Macuna - Economy

Subsistence and Commercial Activities . The Macuna still essentially subsist on swidden cultivation, hunting, fishing, and gathering of wild forest resources. The staple is bitter manioc, but a large number of other food plants are also cultivated, including plantains, sweet potatoes, bananas, pineapples, and sugarcane. Fish is the principal source of protein, but considerable time is also spent on hunting. The most important game include pacas, peccaries, and tapir. Large birds, monkeys, and caimans also constitute a significant part of the diet. The fur trade (particularly of the skins of jaguars, ocelots, and otters) played an important part in the Macuna economy until the 1970s, when it was prohibited. Farinha (a gruel prepared from manioc roots) has been traded with Whites for centuries and is still important as a means of exchange and a source of White trade goods.

Industrial Arts and Trade. Indigenous crafts, still produced largely for domestic use, principally consist of pottery and basketry. Arrow poison is produced by the Macuna on the Río Apaporis but mainly obtained from Macú groups in the forests on the northern bank of the Apaporis. Traditionally, a large-scale trading system seems to have operated over the entire Vaupés region, integrating many of the tribal groups of the area. In the Pirá-Paraná area, different groups are still recognized as being specialized in certain crafts: the Macuna deem the Barasana to be expert basket makers, the Tuyuca skillful potters, and the Macú poison makers and producers of a particularly valued type of basket. Grating boards are obtained from Arawak-speaking groups north of the Río Vaupés. Salt is said to have been produced locally in various areas along the larger rivers of the region but is now exclusively obtained from Whites. Aluminum pots have replaced much of the traditional pottery. All metal tools—including axes, knives, machetes, and much of the hunting and fishing gear (hooks and nylon lines, shotguns, and ammunition)—are bought from White traders.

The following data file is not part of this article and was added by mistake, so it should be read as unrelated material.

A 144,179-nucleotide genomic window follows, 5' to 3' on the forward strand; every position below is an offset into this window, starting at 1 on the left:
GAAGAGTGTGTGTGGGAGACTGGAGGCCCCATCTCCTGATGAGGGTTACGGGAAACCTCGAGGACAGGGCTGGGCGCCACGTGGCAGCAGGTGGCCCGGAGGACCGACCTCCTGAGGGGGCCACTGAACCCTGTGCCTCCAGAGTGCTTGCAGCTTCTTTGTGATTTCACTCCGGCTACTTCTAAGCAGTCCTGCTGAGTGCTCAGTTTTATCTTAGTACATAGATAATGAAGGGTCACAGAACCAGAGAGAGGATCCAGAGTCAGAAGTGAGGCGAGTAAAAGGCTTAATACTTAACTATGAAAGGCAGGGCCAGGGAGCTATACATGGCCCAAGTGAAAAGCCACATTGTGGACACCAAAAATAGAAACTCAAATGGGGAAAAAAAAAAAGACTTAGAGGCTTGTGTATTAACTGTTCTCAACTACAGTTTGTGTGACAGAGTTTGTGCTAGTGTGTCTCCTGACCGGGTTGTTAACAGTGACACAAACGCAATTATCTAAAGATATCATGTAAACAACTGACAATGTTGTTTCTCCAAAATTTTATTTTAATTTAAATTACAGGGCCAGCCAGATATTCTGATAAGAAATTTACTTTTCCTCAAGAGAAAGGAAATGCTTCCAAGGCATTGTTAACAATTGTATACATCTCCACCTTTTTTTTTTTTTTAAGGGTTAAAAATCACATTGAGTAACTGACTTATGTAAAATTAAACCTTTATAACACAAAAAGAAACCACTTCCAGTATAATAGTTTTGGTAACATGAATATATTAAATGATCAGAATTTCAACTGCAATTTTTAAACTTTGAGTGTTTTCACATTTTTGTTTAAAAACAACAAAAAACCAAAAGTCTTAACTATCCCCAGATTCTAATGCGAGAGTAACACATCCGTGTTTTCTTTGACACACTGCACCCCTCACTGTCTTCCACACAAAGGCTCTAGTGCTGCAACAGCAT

Division of Labor. Women do most of the gardening: they plant, harvest, and process the principal food crops. Men clear and burn the fields but engage in no other gardening activities except cultivating and harvesting the "male" tobacco and coca plants. The roasted and pounded coca leaves are used as a stimulant and ritual food by Macuna men. Men do all the hunting and most of the fishing. Both men and women collect wild forest fruits, nuts, and seeds, as well as certain edible insects such as ants, termites, and various kinds of larvae. Crafts also follow a strict division of labor. Women make the pottery, whereas men do all the basketwork, including the weaving of hammocks. This traditional division of labor is still strictly upheld.

Land Tenure. Each Macuna clan is considered the owner of a certain tract of land along specific affluents of the Río Pirá-Paraná. This ownership derives from the myth of creation. Within this clan territory, every member of the clan has the right to hunt, fish, and clear fields for cultivation. Forest and river are thus communal property. Individual families have exclusive usufruct rights only to their cultivated fields.

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